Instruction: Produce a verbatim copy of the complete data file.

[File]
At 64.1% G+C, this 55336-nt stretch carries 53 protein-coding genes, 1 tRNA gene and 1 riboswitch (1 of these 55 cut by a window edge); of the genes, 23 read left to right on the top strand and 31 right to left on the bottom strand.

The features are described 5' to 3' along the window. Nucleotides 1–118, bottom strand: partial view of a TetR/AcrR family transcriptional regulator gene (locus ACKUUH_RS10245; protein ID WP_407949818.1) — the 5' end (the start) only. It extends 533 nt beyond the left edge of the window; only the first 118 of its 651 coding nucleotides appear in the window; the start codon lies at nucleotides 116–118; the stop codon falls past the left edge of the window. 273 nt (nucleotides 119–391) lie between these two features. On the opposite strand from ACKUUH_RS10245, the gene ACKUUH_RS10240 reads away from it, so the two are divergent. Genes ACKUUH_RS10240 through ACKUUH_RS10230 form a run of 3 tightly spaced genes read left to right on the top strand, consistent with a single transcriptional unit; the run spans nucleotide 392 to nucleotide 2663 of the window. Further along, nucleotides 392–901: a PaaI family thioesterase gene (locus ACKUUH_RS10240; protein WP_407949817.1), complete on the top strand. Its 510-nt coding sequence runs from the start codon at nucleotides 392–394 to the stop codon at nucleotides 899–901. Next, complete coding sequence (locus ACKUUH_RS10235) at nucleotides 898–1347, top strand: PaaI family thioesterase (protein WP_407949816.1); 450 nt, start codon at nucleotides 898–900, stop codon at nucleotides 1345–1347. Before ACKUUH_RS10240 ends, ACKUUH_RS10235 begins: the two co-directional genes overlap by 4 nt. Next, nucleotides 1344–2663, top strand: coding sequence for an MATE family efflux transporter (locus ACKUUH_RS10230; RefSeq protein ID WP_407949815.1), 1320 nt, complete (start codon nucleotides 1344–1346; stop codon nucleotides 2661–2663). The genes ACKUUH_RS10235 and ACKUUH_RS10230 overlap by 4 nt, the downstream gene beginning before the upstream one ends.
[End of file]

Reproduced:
At 64.1% G+C, this 55336-nt stretch carries 53 protein-coding genes, 1 tRNA gene and 1 riboswitch (1 of these 55 cut by a window edge); of the genes, 23 read left to right on the top strand and 31 right to left on the bottom strand.

The features are described 5' to 3' along the window. Nucleotides 1–118, bottom strand: partial view of a TetR/AcrR family transcriptional regulator gene (locus ACKUUH_RS10245; protein ID WP_407949818.1) — the 5' end (the start) only. It extends 533 nt beyond the left edge of the window; only the first 118 of its 651 coding nucleotides appear in the window; the start codon lies at nucleotides 116–118; the stop codon falls past the left edge of the window. 273 nt (nucleotides 119–391) lie between these two features. On the opposite strand from ACKUUH_RS10245, the gene ACKUUH_RS10240 reads away from it, so the two are divergent. Genes ACKUUH_RS10240 through ACKUUH_RS10230 form a run of 3 tightly spaced genes read left to right on the top strand, consistent with a single transcriptional unit; the run spans nucleotide 392 to nucleotide 2663 of the window. Further along, nucleotides 392–901: a PaaI family thioesterase gene (locus ACKUUH_RS10240; protein WP_407949817.1), complete on the top strand. Its 510-nt coding sequence runs from the start codon at nucleotides 392–394 to the stop codon at nucleotides 899–901. Next, complete coding sequence (locus ACKUUH_RS10235) at nucleotides 898–1347, top strand: PaaI family thioesterase (protein WP_407949816.1); 450 nt, start codon at nucleotides 898–900, stop codon at nucleotides 1345–1347. Before ACKUUH_RS10240 ends, ACKUUH_RS10235 begins: the two co-directional genes overlap by 4 nt. Next, nucleotides 1344–2663, top strand: coding sequence for an MATE family efflux transporter (locus ACKUUH_RS10230; RefSeq protein ID WP_407949815.1), 1320 nt, complete (start codon nucleotides 1344–1346; stop codon nucleotides 2661–2663). The genes ACKUUH_RS10235 and ACKUUH_RS10230 overlap by 4 nt, the downstream gene beginning before the upstream one ends.